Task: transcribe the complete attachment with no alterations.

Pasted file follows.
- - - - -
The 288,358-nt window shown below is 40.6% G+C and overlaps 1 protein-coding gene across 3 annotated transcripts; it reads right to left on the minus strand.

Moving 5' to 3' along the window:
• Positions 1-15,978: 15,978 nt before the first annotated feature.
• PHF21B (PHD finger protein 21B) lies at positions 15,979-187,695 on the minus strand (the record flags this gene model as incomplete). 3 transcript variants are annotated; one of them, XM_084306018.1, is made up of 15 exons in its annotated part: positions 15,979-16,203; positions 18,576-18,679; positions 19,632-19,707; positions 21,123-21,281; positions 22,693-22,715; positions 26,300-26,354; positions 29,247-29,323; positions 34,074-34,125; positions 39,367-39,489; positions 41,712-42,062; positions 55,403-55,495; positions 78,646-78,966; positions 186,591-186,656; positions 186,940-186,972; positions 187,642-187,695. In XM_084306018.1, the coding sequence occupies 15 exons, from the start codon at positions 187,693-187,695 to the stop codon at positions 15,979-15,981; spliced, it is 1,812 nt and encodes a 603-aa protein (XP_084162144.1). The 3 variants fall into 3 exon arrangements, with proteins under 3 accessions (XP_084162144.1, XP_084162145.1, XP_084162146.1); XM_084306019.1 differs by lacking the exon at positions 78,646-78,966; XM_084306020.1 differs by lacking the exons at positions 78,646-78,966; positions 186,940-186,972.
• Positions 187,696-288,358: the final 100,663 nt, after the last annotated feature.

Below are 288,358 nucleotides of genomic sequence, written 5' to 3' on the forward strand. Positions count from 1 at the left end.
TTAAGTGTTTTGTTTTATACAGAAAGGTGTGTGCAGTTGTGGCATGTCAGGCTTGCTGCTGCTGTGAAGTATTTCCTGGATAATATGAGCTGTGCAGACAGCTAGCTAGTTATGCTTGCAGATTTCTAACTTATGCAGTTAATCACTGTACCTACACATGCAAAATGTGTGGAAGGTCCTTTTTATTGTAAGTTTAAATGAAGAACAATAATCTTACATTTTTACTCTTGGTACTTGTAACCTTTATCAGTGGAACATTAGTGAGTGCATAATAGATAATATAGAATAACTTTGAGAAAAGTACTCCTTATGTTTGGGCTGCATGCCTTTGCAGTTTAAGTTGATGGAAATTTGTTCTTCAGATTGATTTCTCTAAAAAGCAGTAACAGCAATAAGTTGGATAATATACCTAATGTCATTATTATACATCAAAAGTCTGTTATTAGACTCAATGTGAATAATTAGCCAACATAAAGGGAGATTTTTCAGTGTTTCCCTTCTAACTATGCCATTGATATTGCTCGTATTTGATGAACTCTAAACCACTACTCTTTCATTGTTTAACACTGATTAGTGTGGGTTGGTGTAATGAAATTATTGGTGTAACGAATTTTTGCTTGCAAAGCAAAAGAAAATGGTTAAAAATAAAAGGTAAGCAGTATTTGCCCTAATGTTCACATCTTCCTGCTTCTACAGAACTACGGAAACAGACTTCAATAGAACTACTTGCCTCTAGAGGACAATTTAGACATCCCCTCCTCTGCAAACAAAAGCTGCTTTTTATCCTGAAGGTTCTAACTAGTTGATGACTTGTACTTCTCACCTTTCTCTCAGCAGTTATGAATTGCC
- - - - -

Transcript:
The 288,358-nt window shown below is 40.6% G+C and overlaps 1 protein-coding gene across 3 annotated transcripts; it reads right to left on the minus strand.

Moving 5' to 3' along the window:
• Positions 1-15,978: 15,978 nt before the first annotated feature.
• PHF21B (PHD finger protein 21B) lies at positions 15,979-187,695 on the minus strand (the record flags this gene model as incomplete). 3 transcript variants are annotated; one of them, XM_084306018.1, is made up of 15 exons in its annotated part: positions 15,979-16,203; positions 18,576-18,679; positions 19,632-19,707; positions 21,123-21,281; positions 22,693-22,715; positions 26,300-26,354; positions 29,247-29,323; positions 34,074-34,125; positions 39,367-39,489; positions 41,712-42,062; positions 55,403-55,495; positions 78,646-78,966; positions 186,591-186,656; positions 186,940-186,972; positions 187,642-187,695. In XM_084306018.1, the coding sequence occupies 15 exons, from the start codon at positions 187,693-187,695 to the stop codon at positions 15,979-15,981; spliced, it is 1,812 nt and encodes a 603-aa protein (XP_084162144.1). The 3 variants fall into 3 exon arrangements, with proteins under 3 accessions (XP_084162144.1, XP_084162145.1, XP_084162146.1); XM_084306019.1 differs by lacking the exon at positions 78,646-78,966; XM_084306020.1 differs by lacking the exons at positions 78,646-78,966; positions 186,940-186,972.
• Positions 187,696-288,358: the final 100,663 nt, after the last annotated feature.

Below are 288,358 nucleotides of genomic sequence, written 5' to 3' on the forward strand. Positions count from 1 at the left end.
TTAAGTGTTTTGTTTTATACAGAAAGGTGTGTGCAGTTGTGGCATGTCAGGCTTGCTGCTGCTGTGAAGTATTTCCTGGATAATATGAGCTGTGCAGACAGCTAGCTAGTTATGCTTGCAGATTTCTAACTTATGCAGTTAATCACTGTACCTACACATGCAAAATGTGTGGAAGGTCCTTTTTATTGTAAGTTTAAATGAAGAACAATAATCTTACATTTTTACTCTTGGTACTTGTAACCTTTATCAGTGGAACATTAGTGAGTGCATAATAGATAATATAGAATAACTTTGAGAAAAGTACTCCTTATGTTTGGGCTGCATGCCTTTGCAGTTTAAGTTGATGGAAATTTGTTCTTCAGATTGATTTCTCTAAAAAGCAGTAACAGCAATAAGTTGGATAATATACCTAATGTCATTATTATACATCAAAAGTCTGTTATTAGACTCAATGTGAATAATTAGCCAACATAAAGGGAGATTTTTCAGTGTTTCCCTTCTAACTATGCCATTGATATTGCTCGTATTTGATGAACTCTAAACCACTACTCTTTCATTGTTTAACACTGATTAGTGTGGGTTGGTGTAATGAAATTATTGGTGTAACGAATTTTTGCTTGCAAAGCAAAAGAAAATGGTTAAAAATAAAAGGTAAGCAGTATTTGCCCTAATGTTCACATCTTCCTGCTTCTACAGAACTACGGAAACAGACTTCAATAGAACTACTTGCCTCTAGAGGACAATTTAGACATCCCCTCCTCTGCAAACAAAAGCTGCTTTTTATCCTGAAGGTTCTAACTAGTTGATGACTTGTACTTCTCACCTTTCTCTCAGCAGTTATGAATTGCC